WASHINGTON -- Less than three weeks before the government runs out of money, Democrats charged Wednesday that Republicans have learned nothing from past crises and have not even begun to talk about how to avoid a shutdown.
The federal government will run out of funding at the end of the month unless Congress acts before then to pass stalled spending bills or some sort of stopgap resolution to continue funding.
Democrats also vowed to stand firm if Republicans wait until the very last second and try to force Democrats to accept a spending plan that embraces only GOP priorities.
"Two years ago, families across the country watched as Republican leaders promised they were not going to shut down the government," said Sen. Patty Murray (D-Wash.), reminding reporters in a Capitol Hill news conference of pledges that GOP leaders made in 2013 and have renewed this year to keep the government open.
"Well, we all remember what happened next. Republican leaders let the tea party take over, and they pushed us into a completely unnecessary shutdown in a bizarre and failed attempt to derail health care reform," Murray added. "Unfortunately, Republican leaders don’t seem to have learned any lessons from 2013, and once again we are just weeks away from an artificial crisis that could hurt our economy."
House Speaker John Boehner (R-Ohio) said before Congress went on its summer break that he would back a short-term continuing resolution to keep Uncle Sam in business if it were needed to buy some time. But when asked earlier Wednesday what his plans are to bring such a measure forward, he told reporters they are still to be determined, as are the elements that should go into such a stopgap bill.
Asked if Republicans had brought any proposals to Democrats since work on Capitol Hill restarted this week, Senate Minority Leader Harry Reid (D-Nev.) said they hadn't. "We've heard nothing," he said.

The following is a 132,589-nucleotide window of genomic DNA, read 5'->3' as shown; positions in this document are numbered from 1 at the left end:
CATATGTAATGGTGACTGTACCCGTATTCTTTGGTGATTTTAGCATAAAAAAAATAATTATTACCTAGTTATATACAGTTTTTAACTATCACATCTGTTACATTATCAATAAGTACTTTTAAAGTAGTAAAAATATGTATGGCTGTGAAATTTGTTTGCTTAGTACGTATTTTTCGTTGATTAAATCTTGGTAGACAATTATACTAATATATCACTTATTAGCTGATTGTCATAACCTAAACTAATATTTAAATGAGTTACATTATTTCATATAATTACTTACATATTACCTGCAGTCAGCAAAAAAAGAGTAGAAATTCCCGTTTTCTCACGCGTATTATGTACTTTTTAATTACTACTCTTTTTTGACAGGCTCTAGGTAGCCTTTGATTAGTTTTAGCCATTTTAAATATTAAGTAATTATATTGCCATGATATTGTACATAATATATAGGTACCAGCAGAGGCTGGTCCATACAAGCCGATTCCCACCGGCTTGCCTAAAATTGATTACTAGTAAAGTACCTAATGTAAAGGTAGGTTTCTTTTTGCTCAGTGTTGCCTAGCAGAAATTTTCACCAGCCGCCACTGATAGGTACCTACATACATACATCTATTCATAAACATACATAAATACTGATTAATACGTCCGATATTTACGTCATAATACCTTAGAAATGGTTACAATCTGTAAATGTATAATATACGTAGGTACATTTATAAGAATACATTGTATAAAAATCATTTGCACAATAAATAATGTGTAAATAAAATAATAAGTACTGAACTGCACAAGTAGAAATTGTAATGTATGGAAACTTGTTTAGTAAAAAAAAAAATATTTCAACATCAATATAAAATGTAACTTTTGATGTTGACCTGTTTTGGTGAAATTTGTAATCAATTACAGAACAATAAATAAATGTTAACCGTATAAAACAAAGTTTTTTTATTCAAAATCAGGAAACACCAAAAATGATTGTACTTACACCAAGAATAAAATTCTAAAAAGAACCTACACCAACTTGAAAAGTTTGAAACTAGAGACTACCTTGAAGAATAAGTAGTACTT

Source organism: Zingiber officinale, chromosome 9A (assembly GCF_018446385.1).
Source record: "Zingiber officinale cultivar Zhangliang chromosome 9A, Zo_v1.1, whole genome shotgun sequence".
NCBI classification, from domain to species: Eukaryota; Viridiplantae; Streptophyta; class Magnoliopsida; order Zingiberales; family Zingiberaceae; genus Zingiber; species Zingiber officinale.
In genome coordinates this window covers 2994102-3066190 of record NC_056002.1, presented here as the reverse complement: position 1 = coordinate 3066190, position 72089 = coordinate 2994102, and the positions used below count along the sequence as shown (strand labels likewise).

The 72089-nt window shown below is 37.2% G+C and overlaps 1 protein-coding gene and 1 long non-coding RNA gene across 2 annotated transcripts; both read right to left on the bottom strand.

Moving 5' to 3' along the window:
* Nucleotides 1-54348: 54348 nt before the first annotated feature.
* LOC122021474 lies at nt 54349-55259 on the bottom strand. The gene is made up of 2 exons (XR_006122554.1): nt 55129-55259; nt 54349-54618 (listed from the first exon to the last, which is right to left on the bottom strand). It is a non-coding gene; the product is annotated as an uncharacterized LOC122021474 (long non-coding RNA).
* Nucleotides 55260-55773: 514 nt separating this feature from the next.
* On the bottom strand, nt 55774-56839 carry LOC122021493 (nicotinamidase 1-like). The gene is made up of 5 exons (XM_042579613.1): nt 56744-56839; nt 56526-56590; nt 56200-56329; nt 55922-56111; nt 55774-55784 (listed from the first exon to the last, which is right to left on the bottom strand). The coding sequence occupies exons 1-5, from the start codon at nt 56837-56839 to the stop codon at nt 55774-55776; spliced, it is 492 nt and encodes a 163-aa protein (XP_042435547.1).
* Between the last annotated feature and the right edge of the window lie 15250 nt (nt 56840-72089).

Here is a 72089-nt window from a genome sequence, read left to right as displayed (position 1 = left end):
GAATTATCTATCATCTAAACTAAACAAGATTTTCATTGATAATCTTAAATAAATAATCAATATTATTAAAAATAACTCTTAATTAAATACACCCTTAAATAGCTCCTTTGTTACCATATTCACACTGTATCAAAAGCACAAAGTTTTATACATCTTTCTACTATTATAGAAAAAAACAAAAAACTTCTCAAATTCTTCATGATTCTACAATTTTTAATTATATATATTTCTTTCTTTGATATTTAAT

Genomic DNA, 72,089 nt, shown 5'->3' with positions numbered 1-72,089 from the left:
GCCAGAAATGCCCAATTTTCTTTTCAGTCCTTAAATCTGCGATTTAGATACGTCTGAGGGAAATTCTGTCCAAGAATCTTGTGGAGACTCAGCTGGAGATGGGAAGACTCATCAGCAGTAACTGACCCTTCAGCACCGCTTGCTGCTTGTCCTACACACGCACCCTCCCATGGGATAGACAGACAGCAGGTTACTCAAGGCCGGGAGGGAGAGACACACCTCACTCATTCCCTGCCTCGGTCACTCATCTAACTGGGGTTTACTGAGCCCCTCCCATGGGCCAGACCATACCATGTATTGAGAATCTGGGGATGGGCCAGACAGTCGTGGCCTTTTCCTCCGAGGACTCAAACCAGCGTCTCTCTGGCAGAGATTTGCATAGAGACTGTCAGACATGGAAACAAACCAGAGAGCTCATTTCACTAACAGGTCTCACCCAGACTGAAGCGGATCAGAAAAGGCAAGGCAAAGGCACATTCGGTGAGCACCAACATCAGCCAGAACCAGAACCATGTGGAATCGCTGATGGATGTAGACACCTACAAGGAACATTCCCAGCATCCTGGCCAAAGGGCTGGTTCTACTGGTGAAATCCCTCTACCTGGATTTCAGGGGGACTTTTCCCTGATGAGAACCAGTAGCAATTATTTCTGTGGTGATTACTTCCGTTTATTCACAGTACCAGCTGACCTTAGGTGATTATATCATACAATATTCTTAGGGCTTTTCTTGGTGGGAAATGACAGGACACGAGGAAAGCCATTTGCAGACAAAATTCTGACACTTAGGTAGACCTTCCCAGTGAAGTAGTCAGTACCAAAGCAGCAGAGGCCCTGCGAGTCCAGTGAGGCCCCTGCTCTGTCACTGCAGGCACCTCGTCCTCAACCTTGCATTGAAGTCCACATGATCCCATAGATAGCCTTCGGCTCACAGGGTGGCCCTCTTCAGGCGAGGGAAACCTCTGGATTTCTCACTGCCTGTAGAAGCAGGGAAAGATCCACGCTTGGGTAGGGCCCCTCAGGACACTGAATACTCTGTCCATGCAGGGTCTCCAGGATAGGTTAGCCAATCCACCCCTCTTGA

Murray noted that in 2013, when GOP leaders thought they had a way forward, Sen. Ted Cruz (R-Texas) and like-minded House members balked and tried to use the moment to defund the Affordable Care Act. It failed but led to a shutdown.
This time, Cruz and others are threatening to link funding for Planned Parenthood to broader government spending.
Reid said Democrats would not accept any such measure laden with controversial riders, nor would they agree to a funding bill that reflects only a GOP desire to boost defense spending while cutting domestic programs.
"I cannot for the life of me understand what the Republicans expect," Reid said, adding that there must be a bona fide negotiation to get Democrats on board. "They better consider how they’re going to fund the government. They can’t just jam us with something, 'cause it just won’t work."
Democrats also insisted they would not cave.
"I think the resolve of the Senate Democrats is there," Senate Minority Whip Dick Durbin (D-Ill.) told reporters. "I think it has been throughout this process and I think that this resolve has strengthened by the position of the president. The president is not going to sign this bill. We know ultimately there has to be a better way."
Laura Barron-Lopez contributed reporting.
Michael McAuliff covers Congress and politics for The Huffington Post. Talk to him on Facebook.